Ryan Giggs: Sir Alex Ferguson picked on me and David Beckham at Man Utd

Ryan Giggs, David Beckham

Many stories have been told down the years about Sir Alex Ferguson's approach to man management at Manchester United.

The 77-year-old became renowned for his 'hairdryer' treatment in the dressing room, whereby he used to single out players during or after games and rip them to pieces.

One of the most famous incidents involved David Beckham in 2003 following a defeat to Arsenal in the FA Cup.

Fergie was so angry with Beckham's lack of work rate that he kicked a boot in the Englishman's direction and hit his eye, which caused a gash that needed stitching.

At the time Beckham wasn't very happy and he ended up leaving United for Real Madrid that summer. He's since seen the funny side of it.

"We had a few wobbles over the 13 years," said Beckham of his relationship with Sir Alex in 2018, per Goal.

"The time when I really found out how great he was came after a game against Arsenal where I think I'd made a couple of mistakes.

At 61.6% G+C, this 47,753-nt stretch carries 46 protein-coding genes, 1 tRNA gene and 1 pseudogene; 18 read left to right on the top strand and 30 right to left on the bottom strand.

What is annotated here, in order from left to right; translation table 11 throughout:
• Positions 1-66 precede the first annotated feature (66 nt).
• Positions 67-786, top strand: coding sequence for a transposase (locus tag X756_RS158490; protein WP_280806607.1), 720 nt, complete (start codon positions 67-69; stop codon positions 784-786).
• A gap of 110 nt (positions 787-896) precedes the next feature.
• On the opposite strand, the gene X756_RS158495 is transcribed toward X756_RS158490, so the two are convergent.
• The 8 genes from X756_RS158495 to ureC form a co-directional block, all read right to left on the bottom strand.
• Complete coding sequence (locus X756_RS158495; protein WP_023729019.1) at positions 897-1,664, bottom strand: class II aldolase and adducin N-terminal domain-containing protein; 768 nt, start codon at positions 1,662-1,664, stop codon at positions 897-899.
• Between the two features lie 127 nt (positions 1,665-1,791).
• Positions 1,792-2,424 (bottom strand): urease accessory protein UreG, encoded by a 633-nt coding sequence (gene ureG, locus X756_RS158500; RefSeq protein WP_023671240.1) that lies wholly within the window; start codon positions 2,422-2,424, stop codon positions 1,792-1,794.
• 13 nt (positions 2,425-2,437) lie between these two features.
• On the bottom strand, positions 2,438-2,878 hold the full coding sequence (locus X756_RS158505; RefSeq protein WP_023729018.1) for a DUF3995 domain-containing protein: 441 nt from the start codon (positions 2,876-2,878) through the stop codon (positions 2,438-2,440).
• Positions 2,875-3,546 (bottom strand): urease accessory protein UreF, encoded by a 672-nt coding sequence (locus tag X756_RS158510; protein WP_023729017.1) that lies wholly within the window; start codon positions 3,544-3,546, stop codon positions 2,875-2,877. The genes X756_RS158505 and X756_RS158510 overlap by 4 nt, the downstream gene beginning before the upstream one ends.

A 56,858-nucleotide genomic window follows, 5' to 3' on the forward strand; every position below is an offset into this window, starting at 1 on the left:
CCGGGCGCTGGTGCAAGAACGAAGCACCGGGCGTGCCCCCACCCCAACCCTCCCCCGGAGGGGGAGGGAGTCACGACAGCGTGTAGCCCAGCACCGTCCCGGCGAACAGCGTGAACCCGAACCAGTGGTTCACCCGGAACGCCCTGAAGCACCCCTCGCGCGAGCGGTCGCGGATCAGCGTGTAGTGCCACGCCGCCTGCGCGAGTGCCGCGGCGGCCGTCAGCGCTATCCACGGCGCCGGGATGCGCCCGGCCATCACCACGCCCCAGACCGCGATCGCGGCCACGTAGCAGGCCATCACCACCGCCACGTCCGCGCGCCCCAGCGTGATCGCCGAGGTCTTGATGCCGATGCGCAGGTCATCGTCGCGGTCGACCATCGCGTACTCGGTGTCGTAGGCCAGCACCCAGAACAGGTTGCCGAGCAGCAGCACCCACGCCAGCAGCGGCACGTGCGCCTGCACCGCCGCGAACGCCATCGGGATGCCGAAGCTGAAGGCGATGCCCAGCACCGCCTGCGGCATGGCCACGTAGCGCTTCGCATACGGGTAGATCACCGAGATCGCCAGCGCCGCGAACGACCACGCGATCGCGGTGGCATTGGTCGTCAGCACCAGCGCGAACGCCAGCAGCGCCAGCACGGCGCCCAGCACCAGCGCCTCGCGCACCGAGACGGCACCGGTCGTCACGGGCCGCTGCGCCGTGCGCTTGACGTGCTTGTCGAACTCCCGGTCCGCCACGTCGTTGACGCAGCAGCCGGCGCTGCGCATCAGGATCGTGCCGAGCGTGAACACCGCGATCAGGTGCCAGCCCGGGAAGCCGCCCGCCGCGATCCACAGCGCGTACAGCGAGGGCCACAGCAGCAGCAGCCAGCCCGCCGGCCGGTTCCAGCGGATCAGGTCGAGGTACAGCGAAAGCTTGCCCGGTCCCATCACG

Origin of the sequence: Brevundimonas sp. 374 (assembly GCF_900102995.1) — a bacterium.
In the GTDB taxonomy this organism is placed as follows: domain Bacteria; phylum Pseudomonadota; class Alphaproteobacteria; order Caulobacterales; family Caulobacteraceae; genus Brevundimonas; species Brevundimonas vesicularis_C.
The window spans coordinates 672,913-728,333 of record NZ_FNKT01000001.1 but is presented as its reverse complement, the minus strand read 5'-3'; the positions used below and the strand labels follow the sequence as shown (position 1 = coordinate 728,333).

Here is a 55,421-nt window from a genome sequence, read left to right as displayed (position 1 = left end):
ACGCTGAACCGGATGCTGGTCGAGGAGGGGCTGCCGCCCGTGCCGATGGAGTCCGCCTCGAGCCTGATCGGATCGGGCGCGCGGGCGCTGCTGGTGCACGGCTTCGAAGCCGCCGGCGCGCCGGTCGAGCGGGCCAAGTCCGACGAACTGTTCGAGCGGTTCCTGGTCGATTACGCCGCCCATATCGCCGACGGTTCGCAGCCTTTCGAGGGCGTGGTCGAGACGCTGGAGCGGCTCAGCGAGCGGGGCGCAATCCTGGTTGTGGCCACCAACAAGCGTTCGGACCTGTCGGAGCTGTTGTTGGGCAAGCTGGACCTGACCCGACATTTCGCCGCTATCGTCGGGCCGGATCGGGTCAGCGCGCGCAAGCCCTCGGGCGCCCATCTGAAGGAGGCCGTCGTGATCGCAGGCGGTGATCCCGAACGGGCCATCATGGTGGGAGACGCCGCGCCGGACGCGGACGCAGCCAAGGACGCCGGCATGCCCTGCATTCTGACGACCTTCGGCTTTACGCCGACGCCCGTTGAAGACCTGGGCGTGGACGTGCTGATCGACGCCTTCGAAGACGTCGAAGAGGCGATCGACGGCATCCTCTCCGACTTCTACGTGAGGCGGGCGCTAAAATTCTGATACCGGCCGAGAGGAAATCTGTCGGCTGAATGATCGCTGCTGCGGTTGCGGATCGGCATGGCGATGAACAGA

"He came into the dressing room, we had a few words, he started to walk towards me and he kicked a pile of clothes on the floor. Out came this boot and hit me."

Manchester United's manager Sir Alex Ferguson (L)

Ferguson apparently used to pick on certain players and now Ryan Giggs has explained how him an Beckham regularly got in trouble because Sir Alex knew he would get a reaction.

"He regularly picked me and Becks out for a rollicking," Giggs told the Daily Mail. "I think it was because he knew we wouldn't sulk for long and he would get a reaction on the pitch.

"But he was making an example of us, definitely. We always got it more often than the rest. One pre-season in America he went for me in front of everyone. I was fuming and pulled him later.

"He said it was a ploy because he knew the younger players would know that if he could have a go at me then nobody was safe.

Manchester United's David Beckham (L) celebrates a

"At times I would moan to the lads about it but when I got on the pitch it probably made me play better. Sir Alex knew what he was doing with me and Becks, pressing our buttons.

"Was he wrong? Of course he wasn't."

That's another story for the collection. Ferguson kept the discipline in the dressing room by picking on United's best players and his supposed favourites, which clearly worked a charm.

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